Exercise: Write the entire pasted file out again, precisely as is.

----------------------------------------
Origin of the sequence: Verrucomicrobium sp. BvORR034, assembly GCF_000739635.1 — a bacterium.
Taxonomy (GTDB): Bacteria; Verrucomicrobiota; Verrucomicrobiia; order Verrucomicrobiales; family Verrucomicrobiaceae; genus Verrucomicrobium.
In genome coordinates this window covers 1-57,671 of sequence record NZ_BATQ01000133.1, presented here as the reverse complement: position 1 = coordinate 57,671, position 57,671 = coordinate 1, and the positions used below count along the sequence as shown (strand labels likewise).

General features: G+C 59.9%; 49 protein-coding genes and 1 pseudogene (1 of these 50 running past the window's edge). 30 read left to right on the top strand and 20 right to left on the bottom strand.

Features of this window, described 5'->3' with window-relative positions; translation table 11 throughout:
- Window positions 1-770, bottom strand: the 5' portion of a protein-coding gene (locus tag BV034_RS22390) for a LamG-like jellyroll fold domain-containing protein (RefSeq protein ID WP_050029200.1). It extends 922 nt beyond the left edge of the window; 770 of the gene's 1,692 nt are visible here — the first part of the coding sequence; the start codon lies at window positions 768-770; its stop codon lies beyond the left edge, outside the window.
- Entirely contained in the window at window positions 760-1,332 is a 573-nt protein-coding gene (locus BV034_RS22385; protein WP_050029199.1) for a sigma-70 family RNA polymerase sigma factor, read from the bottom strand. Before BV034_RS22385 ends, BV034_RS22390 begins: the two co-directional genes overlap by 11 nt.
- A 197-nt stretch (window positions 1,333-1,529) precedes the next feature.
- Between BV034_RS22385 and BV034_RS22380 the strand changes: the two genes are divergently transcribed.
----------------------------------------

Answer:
Origin of the sequence: Verrucomicrobium sp. BvORR034, assembly GCF_000739635.1 — a bacterium.
Taxonomy (GTDB): Bacteria; Verrucomicrobiota; Verrucomicrobiia; order Verrucomicrobiales; family Verrucomicrobiaceae; genus Verrucomicrobium.
In genome coordinates this window covers 1-57,671 of sequence record NZ_BATQ01000133.1, presented here as the reverse complement: position 1 = coordinate 57,671, position 57,671 = coordinate 1, and the positions used below count along the sequence as shown (strand labels likewise).

General features: G+C 59.9%; 49 protein-coding genes and 1 pseudogene (1 of these 50 running past the window's edge). 30 read left to right on the top strand and 20 right to left on the bottom strand.

Features of this window, described 5'->3' with window-relative positions; translation table 11 throughout:
- Window positions 1-770, bottom strand: the 5' portion of a protein-coding gene (locus tag BV034_RS22390) for a LamG-like jellyroll fold domain-containing protein (RefSeq protein ID WP_050029200.1). It extends 922 nt beyond the left edge of the window; 770 of the gene's 1,692 nt are visible here — the first part of the coding sequence; the start codon lies at window positions 768-770; its stop codon lies beyond the left edge, outside the window.
- Entirely contained in the window at window positions 760-1,332 is a 573-nt protein-coding gene (locus BV034_RS22385; protein WP_050029199.1) for a sigma-70 family RNA polymerase sigma factor, read from the bottom strand. Before BV034_RS22385 ends, BV034_RS22390 begins: the two co-directional genes overlap by 11 nt.
- A 197-nt stretch (window positions 1,333-1,529) precedes the next feature.
- Between BV034_RS22385 and BV034_RS22380 the strand changes: the two genes are divergently transcribed.